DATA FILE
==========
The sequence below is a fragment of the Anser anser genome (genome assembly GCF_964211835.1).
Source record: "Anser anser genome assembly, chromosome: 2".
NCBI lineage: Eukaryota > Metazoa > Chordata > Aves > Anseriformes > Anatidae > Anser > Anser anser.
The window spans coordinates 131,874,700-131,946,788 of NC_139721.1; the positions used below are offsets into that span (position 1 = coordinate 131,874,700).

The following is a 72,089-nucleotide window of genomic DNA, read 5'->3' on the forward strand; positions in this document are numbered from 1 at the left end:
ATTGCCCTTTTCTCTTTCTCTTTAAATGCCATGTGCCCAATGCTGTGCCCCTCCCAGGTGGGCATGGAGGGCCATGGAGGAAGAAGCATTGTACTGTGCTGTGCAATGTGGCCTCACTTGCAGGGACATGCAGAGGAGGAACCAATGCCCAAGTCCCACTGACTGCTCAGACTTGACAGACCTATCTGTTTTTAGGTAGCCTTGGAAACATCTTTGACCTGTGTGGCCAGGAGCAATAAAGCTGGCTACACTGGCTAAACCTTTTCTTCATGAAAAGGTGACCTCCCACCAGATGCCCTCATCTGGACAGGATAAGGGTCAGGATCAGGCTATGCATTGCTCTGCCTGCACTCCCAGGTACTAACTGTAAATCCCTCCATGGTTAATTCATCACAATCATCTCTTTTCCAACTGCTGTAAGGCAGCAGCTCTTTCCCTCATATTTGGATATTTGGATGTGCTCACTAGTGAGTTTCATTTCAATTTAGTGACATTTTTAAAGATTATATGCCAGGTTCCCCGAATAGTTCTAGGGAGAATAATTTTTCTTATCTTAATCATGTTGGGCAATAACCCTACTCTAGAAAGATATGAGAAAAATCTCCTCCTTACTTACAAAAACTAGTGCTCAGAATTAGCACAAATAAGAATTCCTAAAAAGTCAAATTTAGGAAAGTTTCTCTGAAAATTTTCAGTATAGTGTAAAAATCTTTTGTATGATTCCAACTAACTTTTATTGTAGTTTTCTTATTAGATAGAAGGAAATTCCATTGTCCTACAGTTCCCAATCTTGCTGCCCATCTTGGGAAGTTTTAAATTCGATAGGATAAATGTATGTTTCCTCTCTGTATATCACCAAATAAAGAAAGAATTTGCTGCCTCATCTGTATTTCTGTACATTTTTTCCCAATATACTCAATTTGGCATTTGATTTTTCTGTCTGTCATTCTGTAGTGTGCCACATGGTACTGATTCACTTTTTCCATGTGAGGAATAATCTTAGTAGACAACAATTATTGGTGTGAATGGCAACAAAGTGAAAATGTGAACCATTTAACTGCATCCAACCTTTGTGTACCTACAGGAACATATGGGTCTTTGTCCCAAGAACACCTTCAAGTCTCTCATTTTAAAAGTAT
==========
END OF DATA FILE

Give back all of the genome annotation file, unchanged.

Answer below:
The sequence below is a fragment of the Anser anser genome (genome assembly GCF_964211835.1).
Source record: "Anser anser genome assembly, chromosome: 2".
NCBI lineage: Eukaryota > Metazoa > Chordata > Aves > Anseriformes > Anatidae > Anser > Anser anser.
The window spans coordinates 131,874,700-131,946,788 of NC_139721.1; the positions used below are offsets into that span (position 1 = coordinate 131,874,700).

The following is a 72,089-nucleotide window of genomic DNA, read 5'->3' on the forward strand; positions in this document are numbered from 1 at the left end:
ATTGCCCTTTTCTCTTTCTCTTTAAATGCCATGTGCCCAATGCTGTGCCCCTCCCAGGTGGGCATGGAGGGCCATGGAGGAAGAAGCATTGTACTGTGCTGTGCAATGTGGCCTCACTTGCAGGGACATGCAGAGGAGGAACCAATGCCCAAGTCCCACTGACTGCTCAGACTTGACAGACCTATCTGTTTTTAGGTAGCCTTGGAAACATCTTTGACCTGTGTGGCCAGGAGCAATAAAGCTGGCTACACTGGCTAAACCTTTTCTTCATGAAAAGGTGACCTCCCACCAGATGCCCTCATCTGGACAGGATAAGGGTCAGGATCAGGCTATGCATTGCTCTGCCTGCACTCCCAGGTACTAACTGTAAATCCCTCCATGGTTAATTCATCACAATCATCTCTTTTCCAACTGCTGTAAGGCAGCAGCTCTTTCCCTCATATTTGGATATTTGGATGTGCTCACTAGTGAGTTTCATTTCAATTTAGTGACATTTTTAAAGATTATATGCCAGGTTCCCCGAATAGTTCTAGGGAGAATAATTTTTCTTATCTTAATCATGTTGGGCAATAACCCTACTCTAGAAAGATATGAGAAAAATCTCCTCCTTACTTACAAAAACTAGTGCTCAGAATTAGCACAAATAAGAATTCCTAAAAAGTCAAATTTAGGAAAGTTTCTCTGAAAATTTTCAGTATAGTGTAAAAATCTTTTGTATGATTCCAACTAACTTTTATTGTAGTTTTCTTATTAGATAGAAGGAAATTCCATTGTCCTACAGTTCCCAATCTTGCTGCCCATCTTGGGAAGTTTTAAATTCGATAGGATAAATGTATGTTTCCTCTCTGTATATCACCAAATAAAGAAAGAATTTGCTGCCTCATCTGTATTTCTGTACATTTTTTCCCAATATACTCAATTTGGCATTTGATTTTTCTGTCTGTCATTCTGTAGTGTGCCACATGGTACTGATTCACTTTTTCCATGTGAGGAATAATCTTAGTAGACAACAATTATTGGTGTGAATGGCAACAAAGTGAAAATGTGAACCATTTAACTGCATCCAACCTTTGTGTACCTACAGGAACATATGGGTCTTTGTCCCAAGAACACCTTCAAGTCTCTCATTTTAAAAGTAT